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New digital map technology

A system which allows mobile ‘phone users to photograph sections of maps and gain access to a wealth of information online, has been developed.

Dr Jonathan Hare and Professor Paul Lewis at the University of Southampton's School of Electronics & Computer Science (ECS) worked with Layla Gordon and Glen Hart from Ordance Survey’s Research Labs, to develop Map Snapper, an initiative to make paper maps more flexible.

The thinking behind Map Snapper is that the paper map can allow individuals to access more services online, consequently marrying up the traditional map with the vast resources on the Web.

The researchers went on to develop a system which allows individuals to take a photograph of a section of a map with a camera phone. This verifies the location and returns an electronic image with points of interest added which the user can investigate further by clicking on them.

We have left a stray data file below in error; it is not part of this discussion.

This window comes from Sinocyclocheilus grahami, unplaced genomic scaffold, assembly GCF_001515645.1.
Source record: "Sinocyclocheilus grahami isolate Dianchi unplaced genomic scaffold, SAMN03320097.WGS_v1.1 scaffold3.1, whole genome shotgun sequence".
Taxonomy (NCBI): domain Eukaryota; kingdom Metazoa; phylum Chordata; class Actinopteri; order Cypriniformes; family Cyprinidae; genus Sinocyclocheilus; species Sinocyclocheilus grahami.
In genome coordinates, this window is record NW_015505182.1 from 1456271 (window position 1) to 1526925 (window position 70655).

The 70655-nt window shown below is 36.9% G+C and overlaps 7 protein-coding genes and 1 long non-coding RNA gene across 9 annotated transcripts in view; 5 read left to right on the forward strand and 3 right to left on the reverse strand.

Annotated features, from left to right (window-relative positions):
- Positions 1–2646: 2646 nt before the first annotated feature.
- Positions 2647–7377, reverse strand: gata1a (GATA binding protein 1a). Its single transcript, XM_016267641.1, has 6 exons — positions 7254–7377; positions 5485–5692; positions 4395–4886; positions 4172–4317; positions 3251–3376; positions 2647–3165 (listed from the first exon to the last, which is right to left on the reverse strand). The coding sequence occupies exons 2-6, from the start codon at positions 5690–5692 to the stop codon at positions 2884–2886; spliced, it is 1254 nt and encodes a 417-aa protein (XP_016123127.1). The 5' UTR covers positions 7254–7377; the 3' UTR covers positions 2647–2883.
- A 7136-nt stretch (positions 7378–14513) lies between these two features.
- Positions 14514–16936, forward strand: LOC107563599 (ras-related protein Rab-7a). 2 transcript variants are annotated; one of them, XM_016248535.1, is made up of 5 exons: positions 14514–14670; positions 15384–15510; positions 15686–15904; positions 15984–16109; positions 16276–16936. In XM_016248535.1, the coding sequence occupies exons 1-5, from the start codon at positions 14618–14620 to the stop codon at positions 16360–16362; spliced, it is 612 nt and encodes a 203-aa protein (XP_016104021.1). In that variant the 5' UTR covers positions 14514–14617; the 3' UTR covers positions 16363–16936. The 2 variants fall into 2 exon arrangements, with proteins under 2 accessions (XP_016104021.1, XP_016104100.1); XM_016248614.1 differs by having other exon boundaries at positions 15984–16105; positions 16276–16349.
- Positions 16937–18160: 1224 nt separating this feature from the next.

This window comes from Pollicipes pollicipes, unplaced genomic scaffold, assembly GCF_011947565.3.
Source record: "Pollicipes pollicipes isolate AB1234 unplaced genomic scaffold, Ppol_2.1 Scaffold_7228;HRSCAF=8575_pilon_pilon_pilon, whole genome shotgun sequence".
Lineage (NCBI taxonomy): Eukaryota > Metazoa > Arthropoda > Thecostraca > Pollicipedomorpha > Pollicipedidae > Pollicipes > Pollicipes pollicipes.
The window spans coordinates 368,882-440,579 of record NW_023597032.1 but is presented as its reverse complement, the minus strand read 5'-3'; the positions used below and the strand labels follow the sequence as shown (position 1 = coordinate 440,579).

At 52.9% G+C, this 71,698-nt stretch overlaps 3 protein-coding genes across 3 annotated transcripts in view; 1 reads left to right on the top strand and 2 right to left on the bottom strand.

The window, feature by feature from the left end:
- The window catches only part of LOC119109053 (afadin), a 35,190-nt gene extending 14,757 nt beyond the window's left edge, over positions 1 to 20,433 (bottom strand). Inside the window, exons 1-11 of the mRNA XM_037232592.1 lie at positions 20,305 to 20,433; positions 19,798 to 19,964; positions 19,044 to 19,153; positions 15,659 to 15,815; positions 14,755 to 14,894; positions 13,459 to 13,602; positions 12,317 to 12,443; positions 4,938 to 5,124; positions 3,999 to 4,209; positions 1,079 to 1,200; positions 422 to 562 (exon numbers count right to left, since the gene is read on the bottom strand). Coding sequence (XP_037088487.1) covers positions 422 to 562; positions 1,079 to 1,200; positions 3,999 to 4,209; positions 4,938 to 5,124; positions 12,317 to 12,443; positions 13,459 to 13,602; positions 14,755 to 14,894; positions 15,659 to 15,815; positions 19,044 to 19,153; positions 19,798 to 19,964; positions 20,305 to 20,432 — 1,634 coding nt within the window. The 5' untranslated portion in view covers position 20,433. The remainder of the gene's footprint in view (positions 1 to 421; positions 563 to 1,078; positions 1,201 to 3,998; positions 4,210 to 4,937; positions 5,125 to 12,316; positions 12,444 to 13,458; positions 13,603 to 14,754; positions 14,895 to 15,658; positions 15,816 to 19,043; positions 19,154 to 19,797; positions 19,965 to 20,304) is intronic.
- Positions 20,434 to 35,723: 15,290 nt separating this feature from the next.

‘For example, if I am heading for Salisbury, the electronic map could give me the location of hotels for me to click on to find out more and could also tell me if there are any festivals or exhibitions going on there,’ Professor Lewis commented.

The team used image matching technology to retrieve the electronic images and make them available digitally. The technology now exists for digital images of this type to become a reality and the initiative could provide commercial opportunities for companies who want to advertise their features.

‘Map Snapper clearly demonstrates the power of new digital content, and yet puts it into the hands of the traditional paper map user’, said David Overton, Exploitation Manager at Ordnance Survey. ‘As an organisation deeply involved in both, we find this project very inspiring.’

Helene Murphy | alfa
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